The 10 Most Important Factors In College Admissions

 Sample Image As we move further into college application season many students and parents wonder what colleges really look at in determining which students to accept.  Check out this top 10 list compiled by Certified Educational Planner- Judi Rabinovitz.


1. A challenging high school curriculum

Academically successful students should take at least five core courses every semester. Include AP, IB, and honors if they can get good grades in them. Most colleges recalculate GPA based only on core subjects (English, math, science, social science, foreign language, programming).

2. Grades that represent strong effort and an upward trend

Slightly lower grades in a rigorous program are preferred to all A’s in less challenging courses.

3. Solid scores on the SAT or ACT–consistent with high school grades

High scores do not compensate for low grades.

4. Passionate involvement in a few activities, demonstrating leadership, initiative, impact–and an angle

Depth, not breadth, of experience is most important. Colleges seek “angled” students with a passion, not “well-rounded” students. Substantive commitment to a few activities is preferable to participation in several mini activities–and more rewarding! To complement applications, students should create a detailed résumé to showcase their activities.

5. Out-of-school experiences, including summer activities, work, and hobbies that reflect responsibility, dedication, and areas of interest

Meaningful use of your free time is essential! Students should include these commitments on their résumés.

6. Special talents or experiences that will contribute to an interesting, well-rounded student body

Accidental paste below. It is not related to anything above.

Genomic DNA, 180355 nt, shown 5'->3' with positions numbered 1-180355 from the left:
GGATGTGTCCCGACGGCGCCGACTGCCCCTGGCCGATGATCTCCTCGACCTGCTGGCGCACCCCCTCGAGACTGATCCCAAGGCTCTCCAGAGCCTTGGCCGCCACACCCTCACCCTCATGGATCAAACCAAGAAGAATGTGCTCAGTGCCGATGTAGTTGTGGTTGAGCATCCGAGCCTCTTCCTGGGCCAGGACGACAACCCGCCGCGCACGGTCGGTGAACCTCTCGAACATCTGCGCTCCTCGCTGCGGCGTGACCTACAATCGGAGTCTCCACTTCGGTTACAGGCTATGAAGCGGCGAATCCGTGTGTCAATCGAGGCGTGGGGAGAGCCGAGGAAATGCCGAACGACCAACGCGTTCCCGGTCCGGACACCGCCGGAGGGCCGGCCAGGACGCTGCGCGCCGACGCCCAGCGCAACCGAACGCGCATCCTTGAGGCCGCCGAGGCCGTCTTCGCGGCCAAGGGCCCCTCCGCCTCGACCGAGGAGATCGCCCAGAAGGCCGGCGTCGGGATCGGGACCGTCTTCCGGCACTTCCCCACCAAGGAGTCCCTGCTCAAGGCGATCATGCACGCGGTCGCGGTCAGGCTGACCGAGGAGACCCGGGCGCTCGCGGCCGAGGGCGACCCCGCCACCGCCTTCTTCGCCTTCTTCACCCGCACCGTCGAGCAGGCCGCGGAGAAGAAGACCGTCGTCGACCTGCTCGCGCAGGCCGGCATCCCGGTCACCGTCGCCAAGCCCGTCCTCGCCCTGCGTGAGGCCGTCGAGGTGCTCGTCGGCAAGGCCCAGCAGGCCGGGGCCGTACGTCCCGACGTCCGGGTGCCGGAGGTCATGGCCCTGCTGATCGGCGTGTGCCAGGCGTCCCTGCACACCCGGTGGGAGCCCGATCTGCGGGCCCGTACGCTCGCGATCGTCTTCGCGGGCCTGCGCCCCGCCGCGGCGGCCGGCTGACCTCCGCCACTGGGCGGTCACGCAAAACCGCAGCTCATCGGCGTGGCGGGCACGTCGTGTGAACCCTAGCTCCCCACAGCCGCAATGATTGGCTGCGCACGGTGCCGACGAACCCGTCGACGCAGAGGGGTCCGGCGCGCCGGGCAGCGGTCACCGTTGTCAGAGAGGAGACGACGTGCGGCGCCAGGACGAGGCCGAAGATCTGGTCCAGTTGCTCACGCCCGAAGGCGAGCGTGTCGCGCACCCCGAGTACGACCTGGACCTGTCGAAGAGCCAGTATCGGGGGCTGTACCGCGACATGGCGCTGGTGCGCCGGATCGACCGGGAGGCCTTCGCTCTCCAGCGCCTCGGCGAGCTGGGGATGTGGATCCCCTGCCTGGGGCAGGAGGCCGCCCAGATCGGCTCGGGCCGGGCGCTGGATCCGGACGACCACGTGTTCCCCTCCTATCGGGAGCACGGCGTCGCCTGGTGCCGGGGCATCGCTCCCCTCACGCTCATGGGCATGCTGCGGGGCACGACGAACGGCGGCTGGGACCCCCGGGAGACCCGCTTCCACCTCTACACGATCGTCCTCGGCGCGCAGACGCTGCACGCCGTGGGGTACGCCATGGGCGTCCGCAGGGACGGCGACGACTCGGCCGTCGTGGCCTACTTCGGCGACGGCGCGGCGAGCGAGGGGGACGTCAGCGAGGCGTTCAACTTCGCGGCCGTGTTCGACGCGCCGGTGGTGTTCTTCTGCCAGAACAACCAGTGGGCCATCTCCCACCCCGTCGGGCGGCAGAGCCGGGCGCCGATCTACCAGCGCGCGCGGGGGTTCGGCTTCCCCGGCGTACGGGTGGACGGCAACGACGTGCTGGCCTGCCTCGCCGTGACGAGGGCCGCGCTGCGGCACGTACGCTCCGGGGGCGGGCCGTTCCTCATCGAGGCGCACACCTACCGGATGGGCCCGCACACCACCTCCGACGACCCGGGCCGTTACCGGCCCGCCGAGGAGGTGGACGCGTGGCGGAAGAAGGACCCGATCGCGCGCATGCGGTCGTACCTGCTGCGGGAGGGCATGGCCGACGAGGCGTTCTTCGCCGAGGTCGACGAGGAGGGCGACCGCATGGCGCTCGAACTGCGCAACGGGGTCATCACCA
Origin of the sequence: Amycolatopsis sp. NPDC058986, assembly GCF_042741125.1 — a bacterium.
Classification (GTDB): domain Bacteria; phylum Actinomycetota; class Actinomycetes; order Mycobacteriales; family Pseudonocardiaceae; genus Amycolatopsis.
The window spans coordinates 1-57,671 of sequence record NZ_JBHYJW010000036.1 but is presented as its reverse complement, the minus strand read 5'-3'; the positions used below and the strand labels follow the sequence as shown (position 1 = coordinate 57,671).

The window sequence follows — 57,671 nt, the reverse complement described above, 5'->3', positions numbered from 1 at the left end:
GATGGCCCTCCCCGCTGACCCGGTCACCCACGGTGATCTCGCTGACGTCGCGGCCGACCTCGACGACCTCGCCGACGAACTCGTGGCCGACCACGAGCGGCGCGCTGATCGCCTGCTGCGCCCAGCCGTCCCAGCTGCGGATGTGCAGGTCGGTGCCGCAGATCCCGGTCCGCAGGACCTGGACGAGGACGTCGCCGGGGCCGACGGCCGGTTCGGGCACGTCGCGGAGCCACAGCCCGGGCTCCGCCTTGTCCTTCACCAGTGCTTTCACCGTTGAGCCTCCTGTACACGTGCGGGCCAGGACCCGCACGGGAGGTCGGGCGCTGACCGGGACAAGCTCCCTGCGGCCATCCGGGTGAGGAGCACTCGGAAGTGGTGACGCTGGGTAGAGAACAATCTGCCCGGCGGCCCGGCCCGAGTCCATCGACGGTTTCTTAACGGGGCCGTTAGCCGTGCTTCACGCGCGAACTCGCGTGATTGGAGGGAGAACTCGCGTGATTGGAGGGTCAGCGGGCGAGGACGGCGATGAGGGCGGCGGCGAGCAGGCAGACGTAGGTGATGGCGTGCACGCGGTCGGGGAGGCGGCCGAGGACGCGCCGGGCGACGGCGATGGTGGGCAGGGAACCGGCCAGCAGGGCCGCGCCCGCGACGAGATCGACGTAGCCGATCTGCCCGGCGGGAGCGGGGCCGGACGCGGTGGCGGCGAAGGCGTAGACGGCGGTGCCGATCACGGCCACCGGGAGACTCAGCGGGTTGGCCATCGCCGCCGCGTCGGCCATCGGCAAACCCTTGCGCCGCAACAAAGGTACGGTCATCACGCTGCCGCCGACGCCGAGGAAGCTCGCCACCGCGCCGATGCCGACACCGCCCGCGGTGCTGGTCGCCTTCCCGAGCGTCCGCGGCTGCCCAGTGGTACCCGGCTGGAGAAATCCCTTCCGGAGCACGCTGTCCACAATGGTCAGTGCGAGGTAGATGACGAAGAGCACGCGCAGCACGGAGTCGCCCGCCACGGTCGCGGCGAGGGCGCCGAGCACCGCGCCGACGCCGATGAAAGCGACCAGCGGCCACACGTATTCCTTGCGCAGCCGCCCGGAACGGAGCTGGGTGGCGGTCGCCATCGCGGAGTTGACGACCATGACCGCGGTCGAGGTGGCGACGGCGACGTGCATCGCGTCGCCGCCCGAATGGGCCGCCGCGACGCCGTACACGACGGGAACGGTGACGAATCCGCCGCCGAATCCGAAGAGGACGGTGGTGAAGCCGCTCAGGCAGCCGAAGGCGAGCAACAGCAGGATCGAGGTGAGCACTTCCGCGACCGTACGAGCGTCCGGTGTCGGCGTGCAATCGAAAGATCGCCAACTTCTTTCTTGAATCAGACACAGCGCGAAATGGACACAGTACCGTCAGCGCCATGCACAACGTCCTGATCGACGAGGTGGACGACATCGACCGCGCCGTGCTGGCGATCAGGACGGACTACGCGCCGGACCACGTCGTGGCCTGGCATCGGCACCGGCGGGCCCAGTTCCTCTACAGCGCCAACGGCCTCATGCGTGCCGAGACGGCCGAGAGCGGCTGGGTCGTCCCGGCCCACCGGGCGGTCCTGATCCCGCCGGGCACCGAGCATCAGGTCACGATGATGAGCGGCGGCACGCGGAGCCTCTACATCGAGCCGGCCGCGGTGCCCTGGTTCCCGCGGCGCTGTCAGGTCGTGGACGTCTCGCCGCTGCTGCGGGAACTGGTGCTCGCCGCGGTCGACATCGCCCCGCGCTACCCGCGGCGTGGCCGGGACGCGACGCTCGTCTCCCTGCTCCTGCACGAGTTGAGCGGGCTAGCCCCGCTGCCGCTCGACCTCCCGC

A student who goes the extra mile to develop a special talent in sports, research, writing, the arts, or anything else will gain an edge. Students should consider sending a college evidence of anything that makes them stand out (e.g., portfolio of their creative writing, research abstract, CD or DVD of their talent).

7. A well-written essay that provides insight into the student’s personality, values, and goals

An application essay should be thoughtful and highly personal. It should demonstrate careful and well-constructed writing. This is your students’ chance to tell their stories!

8. Anecdotal letters of recommendation from teachers and the student’s counselor that give evidence of his or her intellectual curiosity, special skills, and positive character traits.

An extra recommendation from a coach, supervisor, or someone who knows the student well can help only if it sheds new light on his or her talents. However, letters from family friends, even if they are well known individuals, are rarely given much weight.

9. Demonstrated enthusiasm for attending a university, as evidenced by a campus visit, interview, and ongoing contact with the admission office.

Early in the college-planning process, students should schedule campus visits, including an information session, tour, and interview if available. They should stay in touch with admission representatives and attend local presentations.

10. Demonstrated intellectual curiosity through reading, school, and extracurricular pursuits, summer activities, and more.






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Navigating The Maze of Financial Aid

As parents and students stuggle to make decisions about which colleges to apply to and eventually attend, they are faced with an increasingly complex and confusing financial aid picture. This may seem strange since families now have more information available to them about financial aid than ever before. The College Affordability and Transparencey Center is certainly one valuable tool provided by the U.S. Department of Education. This site provides valuable and unbiased information about the true cost of attending different colleges throughout the nation.

There is growing concern that what many colleges refer to as “aid” is now laden private loans that many students and families struggle for years or even to decads to pay off or part-time jobs that offer students extremely low wages. The long- term value of a college education is usually quite substantial, however there are wide variations in the cost of the investment required to reach that value.